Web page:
by Jessica Walthew (objects conservator), Kira Eng-Wilmot (textile conservator), and Pauline Nguyen (conservation intern)
Several contemporary designers featured in our current exhibition Nature by Design: Cochineal (November 16, 2019–May 25, 2020) were inspired by historic materials and chose this fascinating cochineal dyestuff for their work. James Bassler’s textile Six X Four II is made with discontinuous warps and wefts, a technique unique to Andean weaving that Bassler studied and recreated in his contemporary homage to ancient textiles. The textile also uses motifs, fibers, and dyes common to historic textiles from the Andes region. Native cotton grown in Peru comes in a variety of colors other than the white we are most familiar with today, and was used along with hemp fiber and dyed alpaca wool to create the pleasing palette of the geometric gridded step-motifs, much like the tunic depicted on the Moche sculpted pot shown in the image above.
In our previous post, we described how MBI is useful for understanding textiles dyed with cochineal. The results we obtained from imaging reference samples made with known fiber and mordant combinations allows us to compare them with images we captured of the Bassler textile. The pink, dark red, and orange dyes luminesce (appear bright) under ultraviolet light. In the visible induced luminescence (VIL) image however, these dyes appear different. The pink and dark red dyes have a faint glow consistent with reference samples where cochineal dyes modified with an acid were used. The orange dye appears dark in this image, and is unlikely to be cochineal.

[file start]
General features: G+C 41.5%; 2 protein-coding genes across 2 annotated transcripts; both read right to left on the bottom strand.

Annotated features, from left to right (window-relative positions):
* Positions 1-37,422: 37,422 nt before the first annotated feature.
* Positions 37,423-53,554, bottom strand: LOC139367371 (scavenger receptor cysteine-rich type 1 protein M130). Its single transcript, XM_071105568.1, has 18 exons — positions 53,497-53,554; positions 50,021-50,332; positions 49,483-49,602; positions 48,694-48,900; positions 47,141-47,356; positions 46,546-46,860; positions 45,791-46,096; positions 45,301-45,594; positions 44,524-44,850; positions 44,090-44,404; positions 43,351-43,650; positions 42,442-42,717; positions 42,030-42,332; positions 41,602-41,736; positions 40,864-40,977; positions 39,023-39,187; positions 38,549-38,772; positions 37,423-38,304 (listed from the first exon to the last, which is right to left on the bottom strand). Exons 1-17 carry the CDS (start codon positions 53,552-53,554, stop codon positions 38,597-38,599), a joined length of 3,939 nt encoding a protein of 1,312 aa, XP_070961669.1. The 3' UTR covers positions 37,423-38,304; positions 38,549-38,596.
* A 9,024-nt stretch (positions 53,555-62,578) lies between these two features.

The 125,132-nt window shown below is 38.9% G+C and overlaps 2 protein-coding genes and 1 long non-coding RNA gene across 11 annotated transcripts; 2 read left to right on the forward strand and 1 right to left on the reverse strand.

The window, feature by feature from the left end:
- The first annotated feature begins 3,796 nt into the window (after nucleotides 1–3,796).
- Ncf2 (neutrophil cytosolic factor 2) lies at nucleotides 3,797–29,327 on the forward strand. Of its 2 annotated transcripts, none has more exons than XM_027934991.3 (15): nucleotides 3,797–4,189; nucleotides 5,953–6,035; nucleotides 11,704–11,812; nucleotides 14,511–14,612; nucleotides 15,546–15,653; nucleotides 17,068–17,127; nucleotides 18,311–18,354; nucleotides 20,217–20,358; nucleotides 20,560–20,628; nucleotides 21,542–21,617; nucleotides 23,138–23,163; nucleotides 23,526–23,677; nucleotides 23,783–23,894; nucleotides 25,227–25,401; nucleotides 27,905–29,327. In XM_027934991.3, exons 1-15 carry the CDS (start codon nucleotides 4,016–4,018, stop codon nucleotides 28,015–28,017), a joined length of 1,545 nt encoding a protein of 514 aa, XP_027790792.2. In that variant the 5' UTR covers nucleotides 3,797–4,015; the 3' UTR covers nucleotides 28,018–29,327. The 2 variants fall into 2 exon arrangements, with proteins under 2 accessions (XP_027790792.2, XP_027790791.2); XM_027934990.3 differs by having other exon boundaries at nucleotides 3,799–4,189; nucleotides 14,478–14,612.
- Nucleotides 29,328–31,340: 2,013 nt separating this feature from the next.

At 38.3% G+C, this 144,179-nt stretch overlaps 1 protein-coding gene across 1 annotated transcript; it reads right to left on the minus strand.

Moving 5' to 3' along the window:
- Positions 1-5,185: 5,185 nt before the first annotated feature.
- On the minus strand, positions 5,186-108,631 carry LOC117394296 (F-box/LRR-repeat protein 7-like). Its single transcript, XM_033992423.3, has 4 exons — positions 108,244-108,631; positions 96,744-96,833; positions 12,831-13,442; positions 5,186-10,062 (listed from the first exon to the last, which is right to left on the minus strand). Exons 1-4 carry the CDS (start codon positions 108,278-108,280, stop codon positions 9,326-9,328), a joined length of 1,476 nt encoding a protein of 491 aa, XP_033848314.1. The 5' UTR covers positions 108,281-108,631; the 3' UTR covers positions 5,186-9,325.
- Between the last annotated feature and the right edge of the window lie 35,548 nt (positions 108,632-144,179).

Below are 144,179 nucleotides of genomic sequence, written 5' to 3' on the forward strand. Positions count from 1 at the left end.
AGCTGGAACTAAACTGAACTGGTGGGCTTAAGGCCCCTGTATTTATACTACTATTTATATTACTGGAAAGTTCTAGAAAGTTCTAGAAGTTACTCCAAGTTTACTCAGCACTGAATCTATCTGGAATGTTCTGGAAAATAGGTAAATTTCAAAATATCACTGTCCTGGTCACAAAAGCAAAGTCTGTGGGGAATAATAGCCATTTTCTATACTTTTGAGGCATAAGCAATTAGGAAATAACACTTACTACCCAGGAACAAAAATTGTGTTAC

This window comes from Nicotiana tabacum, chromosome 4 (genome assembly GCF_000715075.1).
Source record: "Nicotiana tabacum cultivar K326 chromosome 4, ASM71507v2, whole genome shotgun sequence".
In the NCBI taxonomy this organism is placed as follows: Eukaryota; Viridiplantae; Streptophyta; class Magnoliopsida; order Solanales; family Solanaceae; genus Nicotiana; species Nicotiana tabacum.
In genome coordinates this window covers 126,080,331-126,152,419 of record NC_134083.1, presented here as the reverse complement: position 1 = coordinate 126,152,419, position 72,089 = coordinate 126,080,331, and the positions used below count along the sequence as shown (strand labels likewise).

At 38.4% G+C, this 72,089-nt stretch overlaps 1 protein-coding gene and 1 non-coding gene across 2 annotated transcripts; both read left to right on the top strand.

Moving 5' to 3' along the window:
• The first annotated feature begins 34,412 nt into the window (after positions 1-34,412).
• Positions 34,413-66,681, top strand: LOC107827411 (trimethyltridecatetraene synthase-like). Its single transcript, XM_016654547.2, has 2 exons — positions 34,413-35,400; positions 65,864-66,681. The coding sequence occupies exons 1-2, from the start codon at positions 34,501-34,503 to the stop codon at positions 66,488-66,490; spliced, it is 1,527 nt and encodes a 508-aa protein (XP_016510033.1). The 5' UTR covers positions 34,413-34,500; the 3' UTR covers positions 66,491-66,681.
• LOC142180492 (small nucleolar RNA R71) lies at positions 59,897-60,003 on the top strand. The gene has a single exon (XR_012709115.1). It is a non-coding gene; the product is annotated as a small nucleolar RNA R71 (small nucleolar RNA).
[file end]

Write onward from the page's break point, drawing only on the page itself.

As this case study shows, MBI is a quick, non-invasive, yet informative technique that provides us with important clues about the materials used in textiles in the collection. In order to confirm these results, we may pursue more sophisticated chemical analysis in partnership with a conservation science lab.
Acknowledgements: Cooper Hewitt’s imaging suite was purchased with funds granted from the Smithsonian Research Equipment Pool. Our special thanks to Dawn Kriss and Anna Serotta for training and advice, and Pauline Nguyen for her work carrying out the imaging during her 2019 Krueger summer internship in conservation.
Phipps, Elena. (2010) Cochineal Red: The Art History of a Color [adapted from The Metropolitan Museum of Art Bulletin, v. 67, no. 3 (Winter, 2010)] (Download free pdf: https://www.metmuseum.org/art/metpublications/Cochineal_Red_the_art_history_of_a_color
Phipps, Elena (2018). James Bassler, Thread by Thread. Cooper Hewitt Object of the Day, Sept. 20, 2018/November 18, 2019 reposted. https://www.cooperhewitt.org/2018/09/20/james-bassler-thread-by-thread/
Vitorino, Tatiana. (2014) Hyperspectral Acquisition on Historically Accurate Reconstructions of Red Organic Lakes. International Conferences on Image Signal Processing. Cherbourg, France. http://www.cosch.info/documents/14030/106566/ICISP2014-TatianaVitorino-Presentation.pdf/13a5ba8c-c21e-42dd-afa7-b77268da91ee
Vreeland, James M. Jr. (1999) “The Revival of Colored Cotton” Scientific American Vol. 280, No. 4 , pp. 112-118 https://www.jstor.org/stable/26058182
Whitney, Alyson, Francesca Casadio, and Richard P. Van Duyne. (2007) Identification and Characterization of Artists’ Red Dyes and Their Mixtures by Surface-Enhanced Raman. Applied Spectroscopy 61 (9): 994-1000.